NEW YORK–Brokers, agents and online companies are figuring out new and interesting ways to put home listings on the Web. Three industry players in the New York scene showed their Web sites during Inman News’ Real Estate Connect NYC and addressed questions about what a newcomer to their sites could do to maximize what they want from the experience.

“They could do two things,” explained LaLa Wang, president of “One is an ad hoc search to specify the area; the number of rooms, the price range. Or the broker could use the client management function, which retains the search parameters of the client.

Brokers could manage a long-term relationship with the client and be able to e-mail listings to them directly, she added. “The broker is performing a customized search and can expand the parameters,” she said.

Jeff Wolk, the 2003 president of the Manhattan Association of Realtors, had a different take, saying brokers should check with the MLS because in that instance they can visit one site and search for all the firms participating in the MLS.

“And there is the issue of closed data and closed listings,” Wolk said. “If you go to any MLS in the country, you can check closed data. That’s how people check property. Our site is the only place that is collecting closed data and month after month, there is more of it.”

Brokers want to know when they price a property what similar properties sold for, Wolk said. “That is what a true MLS is designed to provide.” President Dan Levy said his site functions in a different manner. “The site is used to generate prospects and also give clients ‘peer’ buildings,” he said. 

It shows apartments in buildings that are similar to what the client is looking for, and it supplies the broker with a qualified buyer who already has a good idea of what they want.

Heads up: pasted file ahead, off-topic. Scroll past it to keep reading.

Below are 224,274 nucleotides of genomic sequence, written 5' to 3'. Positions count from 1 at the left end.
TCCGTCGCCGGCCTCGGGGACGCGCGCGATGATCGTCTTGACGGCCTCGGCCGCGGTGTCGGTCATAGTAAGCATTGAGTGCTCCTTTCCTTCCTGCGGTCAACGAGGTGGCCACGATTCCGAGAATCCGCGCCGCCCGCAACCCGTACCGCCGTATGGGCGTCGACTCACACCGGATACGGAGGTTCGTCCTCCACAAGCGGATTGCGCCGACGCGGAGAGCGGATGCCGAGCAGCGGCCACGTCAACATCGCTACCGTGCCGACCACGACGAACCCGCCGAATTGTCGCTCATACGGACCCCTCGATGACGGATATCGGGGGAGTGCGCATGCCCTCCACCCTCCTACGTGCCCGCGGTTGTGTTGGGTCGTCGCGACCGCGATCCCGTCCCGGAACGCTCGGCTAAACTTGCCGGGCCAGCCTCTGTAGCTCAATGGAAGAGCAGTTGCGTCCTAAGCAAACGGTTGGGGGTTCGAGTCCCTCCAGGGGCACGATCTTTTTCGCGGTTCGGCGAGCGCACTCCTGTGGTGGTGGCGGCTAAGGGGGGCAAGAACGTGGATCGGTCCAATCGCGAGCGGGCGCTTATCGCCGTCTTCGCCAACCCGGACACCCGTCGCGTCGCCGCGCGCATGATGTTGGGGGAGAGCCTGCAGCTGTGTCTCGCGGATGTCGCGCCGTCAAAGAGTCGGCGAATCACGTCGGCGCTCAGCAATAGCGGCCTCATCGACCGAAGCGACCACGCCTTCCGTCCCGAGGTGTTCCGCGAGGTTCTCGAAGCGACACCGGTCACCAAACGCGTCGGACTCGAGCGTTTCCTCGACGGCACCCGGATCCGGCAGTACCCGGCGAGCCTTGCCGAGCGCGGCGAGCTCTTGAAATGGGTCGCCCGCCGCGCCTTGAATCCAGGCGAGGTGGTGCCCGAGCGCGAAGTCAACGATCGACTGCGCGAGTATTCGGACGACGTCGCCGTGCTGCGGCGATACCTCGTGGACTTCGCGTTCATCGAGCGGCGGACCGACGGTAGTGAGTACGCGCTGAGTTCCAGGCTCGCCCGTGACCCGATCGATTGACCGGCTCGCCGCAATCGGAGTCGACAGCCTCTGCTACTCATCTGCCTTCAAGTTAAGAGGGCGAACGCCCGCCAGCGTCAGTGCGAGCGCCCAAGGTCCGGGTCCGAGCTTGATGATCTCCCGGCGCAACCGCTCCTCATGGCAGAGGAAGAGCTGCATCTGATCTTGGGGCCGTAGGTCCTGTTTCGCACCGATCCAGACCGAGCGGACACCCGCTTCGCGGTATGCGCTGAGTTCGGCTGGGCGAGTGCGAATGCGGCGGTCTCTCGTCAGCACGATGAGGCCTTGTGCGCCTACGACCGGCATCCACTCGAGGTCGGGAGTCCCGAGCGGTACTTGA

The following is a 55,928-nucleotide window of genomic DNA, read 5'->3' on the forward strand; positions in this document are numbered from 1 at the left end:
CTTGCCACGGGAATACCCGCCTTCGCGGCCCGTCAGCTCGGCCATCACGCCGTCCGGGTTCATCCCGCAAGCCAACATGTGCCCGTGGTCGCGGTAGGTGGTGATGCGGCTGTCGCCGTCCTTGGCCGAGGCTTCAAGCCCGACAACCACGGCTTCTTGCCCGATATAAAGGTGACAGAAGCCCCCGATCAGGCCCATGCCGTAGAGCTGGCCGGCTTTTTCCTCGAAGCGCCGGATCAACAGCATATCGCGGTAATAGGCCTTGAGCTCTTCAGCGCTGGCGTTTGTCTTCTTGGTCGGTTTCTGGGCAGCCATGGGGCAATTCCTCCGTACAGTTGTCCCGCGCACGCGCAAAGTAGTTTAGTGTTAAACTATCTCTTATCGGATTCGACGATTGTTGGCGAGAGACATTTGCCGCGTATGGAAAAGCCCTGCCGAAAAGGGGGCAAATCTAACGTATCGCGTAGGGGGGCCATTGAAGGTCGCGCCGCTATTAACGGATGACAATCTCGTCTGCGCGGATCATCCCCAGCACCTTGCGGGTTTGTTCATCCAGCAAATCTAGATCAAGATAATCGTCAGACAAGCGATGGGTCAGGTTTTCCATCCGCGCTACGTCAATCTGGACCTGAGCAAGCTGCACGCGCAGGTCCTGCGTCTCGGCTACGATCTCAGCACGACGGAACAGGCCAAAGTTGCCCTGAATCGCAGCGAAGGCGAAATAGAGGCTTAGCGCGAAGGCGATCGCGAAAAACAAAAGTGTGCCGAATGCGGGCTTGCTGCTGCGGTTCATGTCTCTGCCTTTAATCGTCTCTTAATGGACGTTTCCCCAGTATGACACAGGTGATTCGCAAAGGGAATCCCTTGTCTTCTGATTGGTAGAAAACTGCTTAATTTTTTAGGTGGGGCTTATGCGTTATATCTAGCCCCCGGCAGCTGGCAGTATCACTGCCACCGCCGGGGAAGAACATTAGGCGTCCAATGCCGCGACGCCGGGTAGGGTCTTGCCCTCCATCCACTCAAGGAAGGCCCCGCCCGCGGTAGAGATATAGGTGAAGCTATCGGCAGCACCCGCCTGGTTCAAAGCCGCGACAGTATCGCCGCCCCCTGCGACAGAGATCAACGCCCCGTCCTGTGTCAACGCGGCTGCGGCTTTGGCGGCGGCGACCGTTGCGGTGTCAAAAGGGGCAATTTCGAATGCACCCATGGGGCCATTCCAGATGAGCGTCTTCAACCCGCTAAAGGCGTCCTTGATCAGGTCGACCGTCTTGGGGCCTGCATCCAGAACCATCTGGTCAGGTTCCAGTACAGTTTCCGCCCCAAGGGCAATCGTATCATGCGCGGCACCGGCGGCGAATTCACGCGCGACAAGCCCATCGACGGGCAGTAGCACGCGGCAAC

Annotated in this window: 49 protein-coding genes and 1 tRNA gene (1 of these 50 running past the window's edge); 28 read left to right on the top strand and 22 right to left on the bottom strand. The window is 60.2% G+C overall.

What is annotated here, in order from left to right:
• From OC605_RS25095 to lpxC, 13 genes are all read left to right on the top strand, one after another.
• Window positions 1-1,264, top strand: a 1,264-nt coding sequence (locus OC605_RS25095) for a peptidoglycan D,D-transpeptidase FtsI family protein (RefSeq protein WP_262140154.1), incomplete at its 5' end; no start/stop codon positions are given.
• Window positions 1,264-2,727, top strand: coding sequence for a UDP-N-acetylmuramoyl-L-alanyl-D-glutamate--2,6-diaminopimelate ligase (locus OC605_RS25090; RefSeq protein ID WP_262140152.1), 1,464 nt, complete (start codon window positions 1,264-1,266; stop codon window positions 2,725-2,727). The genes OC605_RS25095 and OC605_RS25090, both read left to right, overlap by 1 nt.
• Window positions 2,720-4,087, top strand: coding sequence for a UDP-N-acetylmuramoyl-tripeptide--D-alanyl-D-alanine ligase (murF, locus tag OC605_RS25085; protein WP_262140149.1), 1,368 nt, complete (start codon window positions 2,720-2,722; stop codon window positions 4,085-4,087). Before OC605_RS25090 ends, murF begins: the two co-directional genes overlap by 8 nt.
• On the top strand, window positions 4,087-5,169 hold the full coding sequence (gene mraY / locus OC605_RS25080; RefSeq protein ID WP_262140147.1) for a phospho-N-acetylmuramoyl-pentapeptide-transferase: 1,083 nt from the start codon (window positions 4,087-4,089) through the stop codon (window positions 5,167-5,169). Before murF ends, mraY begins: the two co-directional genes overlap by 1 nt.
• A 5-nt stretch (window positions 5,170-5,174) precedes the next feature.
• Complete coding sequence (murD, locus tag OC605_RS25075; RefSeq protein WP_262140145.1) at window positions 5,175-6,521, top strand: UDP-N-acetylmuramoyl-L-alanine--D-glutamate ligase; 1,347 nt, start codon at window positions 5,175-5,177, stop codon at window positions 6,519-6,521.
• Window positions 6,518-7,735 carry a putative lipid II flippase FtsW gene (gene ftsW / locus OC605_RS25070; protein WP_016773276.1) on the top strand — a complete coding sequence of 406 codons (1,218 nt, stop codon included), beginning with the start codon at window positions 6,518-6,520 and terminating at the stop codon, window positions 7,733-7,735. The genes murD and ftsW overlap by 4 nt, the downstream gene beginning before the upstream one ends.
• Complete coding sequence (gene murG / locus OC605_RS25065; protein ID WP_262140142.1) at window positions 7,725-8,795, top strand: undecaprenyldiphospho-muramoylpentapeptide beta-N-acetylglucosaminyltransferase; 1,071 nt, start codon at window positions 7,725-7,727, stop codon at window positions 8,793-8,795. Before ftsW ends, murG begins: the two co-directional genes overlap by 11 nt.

“By the time we contact the broker, we can give specific information to that broker. The broker then has a variety of ways to search for the actual listings,” Levy said.

David Elgrabli, president of, is more concerned with the initial product.

“I build real estate sites. The most important feature for a real estate Web site is distribution. One-click, real-time posting is something I encourage. For that reason, Craigslist is one of the most popular sites,” he said.

The panel agreed that photos are very important to the success of a real estate Web site. “There are many different ways to photograph buildings,” Levy said. “The quality of the photos is important. It always surprises me that an agent would market a high-priced property with a very low-budget photo. There is a major difference is selling an apartment with photos versus one without. Plus, the number of photos is important. The more photos, the better. Six to eight is good. There isn’t a downsize to photos, unless you go to the extreme.”

“In New York, agents are always on the go and they don’t realize the importance of taking good quality photos,” Wolk said. “The consumer wants a choice.”

Wang said her company has found that consumers click on apartment listings with photos 20 times faster than apartments that don’t have them. And many sites now use atechnology that allows the photos to rotate on the site, she said.

The Web will be more of a factor than ever before in the marketing and selling of real estate, and the online experience will be more sophisticated than it presently is going forward, according to Wolk.

“The basics have to catch up to where the ideas are,” Wolk said. “But I don’t believe people will search for apartments on their cell phones. The clarity will be better but you will still need that live broker to actually show you the property. What the Internet has done is allow the consumer to more quickly navigate the obstacles.”

Due to the complex nature of the Manhattan real estate market, the broker will always be involved in the search process, Levy said. He also feels that videos will play a bigger role on the Web as 70 percent to 80 percent of residential real estate transactions will be initiated online.


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